Check the Program reviewed the College’s productions of Goodnight Desdemona (Good Morning Juliet) and The Crucible.
Read the reviews below, or see them on the Check the Program facebook page.
What’s the difference between a tragedy and a comedy? What is the role of the eponymous fool in Shakespeare’s body of work, and why is Othello and Romeo & Juliet missing the fool? Could Desdemona and Juliet’s death be avoided if someone with common sense cleared the air before tragedy struck? All of these are questions rattling around in our beleaguered academic, Constance, as she attempts to crack the Gustav Manuscript, which promises to hold the truth of the True Author behind Shakesphere.
The Canadian College of Performing Arts’ (CCPA) production of “Good Night Desdemona (Good Morning Juliet)” embraces the absurd nature of Constance’s search for truth as she blunders through Othello and Romeo & Juliet, saving the child but ‘damning’ the Madonna in the process, as she puts it.
A shout out to Kelsey Launier who plays Constance. She absolutely embodies Constance’s frantic energy as she bumbles around the stage, gets carried away, and realizes the implications of the changes that she causes. Her reactions to Desdemona’s thirst for violence and Juliet’s declarations of love and death are hilarious.
I would have to say that some of the actors have some trouble projecting, and it can be difficult to hear their lines sometimes. But their physical acting holds up and I wouldn’t call it a deal-breaker.
How the actors interact with the stage is also really engaging. There’s a multistep set that allows for a lot of foreground and background action at the same time. Sometimes there are a few characters talking and not doing much else, so the rest of the cast is doing something on stage. While some of the scene transitions aren’t anything new, but add Constance screaming in the background for a solid minute, it adds a lot of the scene.
There’s a lot of heart to “Good Night Desdemona (Good Morning Juliet)”. It’s so easy to be swept up in the energy it brings, accept the absurd reality of magic manuscripts and just have fun with it. It’s so earnest you can’t help but enjoy the ride. That’s honestly the best way to describe this production. It’s fun! And honestly, in this final push before the holidays, a little bit of fun goes a long way.
The good news is that, despite having first debuted in 1953, Arthur Miller’s “The Crucible” has lost none of its power or passion, and still evokes a sense of righteous outrage in audiences today. The bad news is that, 65 years later, it’s still as frighteningly relevant to society as it was during the McCarthy “red scare” in which it was originally written.
Yet under the dynamic direction of CCPA’s managing artistic director Caleb Marshall, this engaging production of “The Crucible” wisely eschews the current American political swamp in favour of a future dystopia where fascism and evangelism rule over a fragmented agrarian population easily swayed by fear, persecution and mass hysteria. Not only does this dystopic setting provide rich fodder for Shannon Carmichael’s striking costume designs, R.J. Peters’ evocative lighting, Marshall’s cleverly simple projections and Michael Doherty’s eerie sound design, but it helps Miller’s ye-olde dialogue still (for the most part) seem relevant.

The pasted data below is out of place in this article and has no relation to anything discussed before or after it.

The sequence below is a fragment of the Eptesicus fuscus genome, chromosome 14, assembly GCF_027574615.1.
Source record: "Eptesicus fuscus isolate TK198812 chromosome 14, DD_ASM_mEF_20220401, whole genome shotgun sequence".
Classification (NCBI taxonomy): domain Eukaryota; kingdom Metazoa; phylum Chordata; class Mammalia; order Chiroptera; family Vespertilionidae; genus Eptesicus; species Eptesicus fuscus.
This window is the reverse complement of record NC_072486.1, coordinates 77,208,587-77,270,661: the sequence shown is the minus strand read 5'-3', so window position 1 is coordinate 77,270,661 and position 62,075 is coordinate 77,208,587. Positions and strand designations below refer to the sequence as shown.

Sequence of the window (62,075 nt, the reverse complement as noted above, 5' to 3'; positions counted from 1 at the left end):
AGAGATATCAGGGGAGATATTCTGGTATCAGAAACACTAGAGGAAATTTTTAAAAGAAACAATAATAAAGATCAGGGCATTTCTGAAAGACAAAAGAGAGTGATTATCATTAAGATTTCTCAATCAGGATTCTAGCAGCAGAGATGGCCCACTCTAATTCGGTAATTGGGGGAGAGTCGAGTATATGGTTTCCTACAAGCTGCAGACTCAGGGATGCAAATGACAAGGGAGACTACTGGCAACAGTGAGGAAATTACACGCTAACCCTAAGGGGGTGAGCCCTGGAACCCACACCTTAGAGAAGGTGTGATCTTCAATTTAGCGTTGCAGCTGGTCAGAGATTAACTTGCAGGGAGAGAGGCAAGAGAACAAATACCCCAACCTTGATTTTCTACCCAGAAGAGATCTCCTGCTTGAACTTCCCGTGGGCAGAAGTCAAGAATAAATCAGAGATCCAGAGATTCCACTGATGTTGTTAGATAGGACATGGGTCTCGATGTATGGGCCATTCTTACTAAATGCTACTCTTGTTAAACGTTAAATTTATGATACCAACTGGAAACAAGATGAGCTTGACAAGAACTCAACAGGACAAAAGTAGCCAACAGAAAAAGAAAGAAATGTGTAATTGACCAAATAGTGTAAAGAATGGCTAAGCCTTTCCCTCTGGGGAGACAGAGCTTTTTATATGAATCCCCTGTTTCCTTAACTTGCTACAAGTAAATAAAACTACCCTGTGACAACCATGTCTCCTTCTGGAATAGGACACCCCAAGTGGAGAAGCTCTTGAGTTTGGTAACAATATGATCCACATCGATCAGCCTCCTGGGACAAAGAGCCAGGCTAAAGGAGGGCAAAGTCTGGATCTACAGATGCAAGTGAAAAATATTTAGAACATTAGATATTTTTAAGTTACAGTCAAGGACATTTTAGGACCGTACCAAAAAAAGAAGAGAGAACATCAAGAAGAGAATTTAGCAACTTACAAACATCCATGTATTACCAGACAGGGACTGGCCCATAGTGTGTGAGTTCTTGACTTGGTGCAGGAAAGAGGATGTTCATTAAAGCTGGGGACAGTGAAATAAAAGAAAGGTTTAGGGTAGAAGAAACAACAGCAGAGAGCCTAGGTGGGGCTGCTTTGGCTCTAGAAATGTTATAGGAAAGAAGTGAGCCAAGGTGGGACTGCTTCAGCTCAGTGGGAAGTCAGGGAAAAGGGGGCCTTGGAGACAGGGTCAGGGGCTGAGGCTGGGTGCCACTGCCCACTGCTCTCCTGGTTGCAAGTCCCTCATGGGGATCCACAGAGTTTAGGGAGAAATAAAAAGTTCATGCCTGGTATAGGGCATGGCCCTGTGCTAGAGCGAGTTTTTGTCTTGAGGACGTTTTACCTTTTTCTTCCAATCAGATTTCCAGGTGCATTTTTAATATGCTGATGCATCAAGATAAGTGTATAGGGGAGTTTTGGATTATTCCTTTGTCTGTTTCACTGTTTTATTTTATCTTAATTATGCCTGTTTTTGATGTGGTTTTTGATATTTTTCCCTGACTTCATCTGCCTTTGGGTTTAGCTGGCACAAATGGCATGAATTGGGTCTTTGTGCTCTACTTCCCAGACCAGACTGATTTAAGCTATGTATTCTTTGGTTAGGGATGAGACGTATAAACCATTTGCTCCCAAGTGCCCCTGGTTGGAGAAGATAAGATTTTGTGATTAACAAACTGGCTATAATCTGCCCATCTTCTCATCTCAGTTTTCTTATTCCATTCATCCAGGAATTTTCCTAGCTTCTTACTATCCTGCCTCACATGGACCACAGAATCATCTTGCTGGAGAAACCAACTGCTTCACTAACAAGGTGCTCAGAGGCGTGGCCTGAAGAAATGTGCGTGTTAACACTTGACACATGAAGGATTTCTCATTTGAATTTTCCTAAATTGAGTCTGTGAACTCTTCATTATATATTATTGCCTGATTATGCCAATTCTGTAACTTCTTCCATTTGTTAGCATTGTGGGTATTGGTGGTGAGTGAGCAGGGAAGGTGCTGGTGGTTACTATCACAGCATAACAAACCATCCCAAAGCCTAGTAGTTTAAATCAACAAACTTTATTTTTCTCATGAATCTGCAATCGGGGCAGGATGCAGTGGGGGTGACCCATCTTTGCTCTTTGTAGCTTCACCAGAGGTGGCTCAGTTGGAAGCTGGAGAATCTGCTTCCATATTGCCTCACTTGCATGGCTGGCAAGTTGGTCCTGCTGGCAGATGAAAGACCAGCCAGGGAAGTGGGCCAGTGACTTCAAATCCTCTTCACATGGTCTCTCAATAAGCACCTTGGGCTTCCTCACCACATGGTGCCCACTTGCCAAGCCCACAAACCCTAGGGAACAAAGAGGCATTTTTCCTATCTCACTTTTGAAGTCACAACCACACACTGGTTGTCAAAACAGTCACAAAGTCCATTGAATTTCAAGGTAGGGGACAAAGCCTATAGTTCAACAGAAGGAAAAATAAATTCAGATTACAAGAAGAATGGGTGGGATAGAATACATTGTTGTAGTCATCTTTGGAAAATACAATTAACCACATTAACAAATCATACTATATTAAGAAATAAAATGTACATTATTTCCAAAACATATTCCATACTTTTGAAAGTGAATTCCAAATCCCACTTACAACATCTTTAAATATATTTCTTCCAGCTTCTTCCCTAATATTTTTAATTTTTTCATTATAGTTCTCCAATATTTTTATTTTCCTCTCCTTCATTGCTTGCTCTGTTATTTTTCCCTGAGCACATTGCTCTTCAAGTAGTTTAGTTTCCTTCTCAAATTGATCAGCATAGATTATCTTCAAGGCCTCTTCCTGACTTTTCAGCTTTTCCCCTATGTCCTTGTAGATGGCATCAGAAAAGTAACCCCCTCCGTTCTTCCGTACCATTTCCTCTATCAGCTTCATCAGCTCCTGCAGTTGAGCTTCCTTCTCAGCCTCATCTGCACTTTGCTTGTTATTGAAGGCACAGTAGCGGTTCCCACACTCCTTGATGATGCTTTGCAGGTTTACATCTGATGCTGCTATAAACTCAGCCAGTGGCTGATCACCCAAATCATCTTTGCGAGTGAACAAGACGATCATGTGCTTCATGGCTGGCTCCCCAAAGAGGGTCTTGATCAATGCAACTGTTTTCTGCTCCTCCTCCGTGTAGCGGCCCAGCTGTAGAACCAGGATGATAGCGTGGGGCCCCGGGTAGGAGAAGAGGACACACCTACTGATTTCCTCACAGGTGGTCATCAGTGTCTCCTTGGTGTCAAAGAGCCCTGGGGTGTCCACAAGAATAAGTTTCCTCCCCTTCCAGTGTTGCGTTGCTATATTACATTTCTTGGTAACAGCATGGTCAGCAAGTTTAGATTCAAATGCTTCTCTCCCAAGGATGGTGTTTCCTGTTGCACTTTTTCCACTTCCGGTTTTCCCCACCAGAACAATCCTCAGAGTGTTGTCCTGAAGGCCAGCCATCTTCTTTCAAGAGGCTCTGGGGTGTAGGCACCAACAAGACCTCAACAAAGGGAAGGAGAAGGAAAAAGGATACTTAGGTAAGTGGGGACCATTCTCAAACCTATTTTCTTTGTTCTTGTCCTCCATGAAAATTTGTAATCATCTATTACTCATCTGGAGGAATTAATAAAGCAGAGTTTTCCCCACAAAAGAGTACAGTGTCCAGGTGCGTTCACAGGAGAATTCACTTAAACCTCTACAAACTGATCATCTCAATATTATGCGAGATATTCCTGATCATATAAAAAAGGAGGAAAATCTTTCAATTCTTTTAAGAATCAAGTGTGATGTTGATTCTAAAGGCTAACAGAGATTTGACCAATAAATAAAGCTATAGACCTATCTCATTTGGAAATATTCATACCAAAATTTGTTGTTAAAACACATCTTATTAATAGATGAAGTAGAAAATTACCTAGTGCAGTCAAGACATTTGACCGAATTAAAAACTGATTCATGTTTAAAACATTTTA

For those unfamiliar with this very familiar story, hysteria quickly sweeps the scene when a group of teen servants begin accusing villagers of being in league with the devil, and all reason goes out the window. Good people are executed, bad people profit, and the blind pursuit of power for its own sake grinds morality into the dust while “common vengeance writes the law”. Miller was loosely basing his McCarthyism metaphor on the Salem witch trials, but the play still stands as a brutal indictment of corruption and hypocrisy . . . and a reminder of the price good people continue to pay for being true to themselves.
Performed here by CCPA’s second-year students, the cast is anchored by strong work by Niah Davis (as seductive beguiler Abigail Williams), Fiona McCormack (the morally challenged Rev. Hale), Douglas Peerless (the fearful Rev. Parris) and Emily Anne Pugsley (the persecuted Elizabeth Proctor). While volume is never a good substitute for drama, the pinnacle scene where the court room erupts into chaotic frenzy is particularly strong, with Marshall’s 14-person erupting across the tiered stage. Also remarkably effective is the opening scene, where what appears to be a stereotypical gathering of “witches” in the woods quickly morphs into a boom-box fueled, alt-rock teenage mosh.
I take it as a good sign that the 16-year-old who accompanied me came away feeling outraged by this production—as well he should. With real fascism and false evangelism once again on the rise in America, the shocking relevance of this production is a sad comment on our 21st century reality.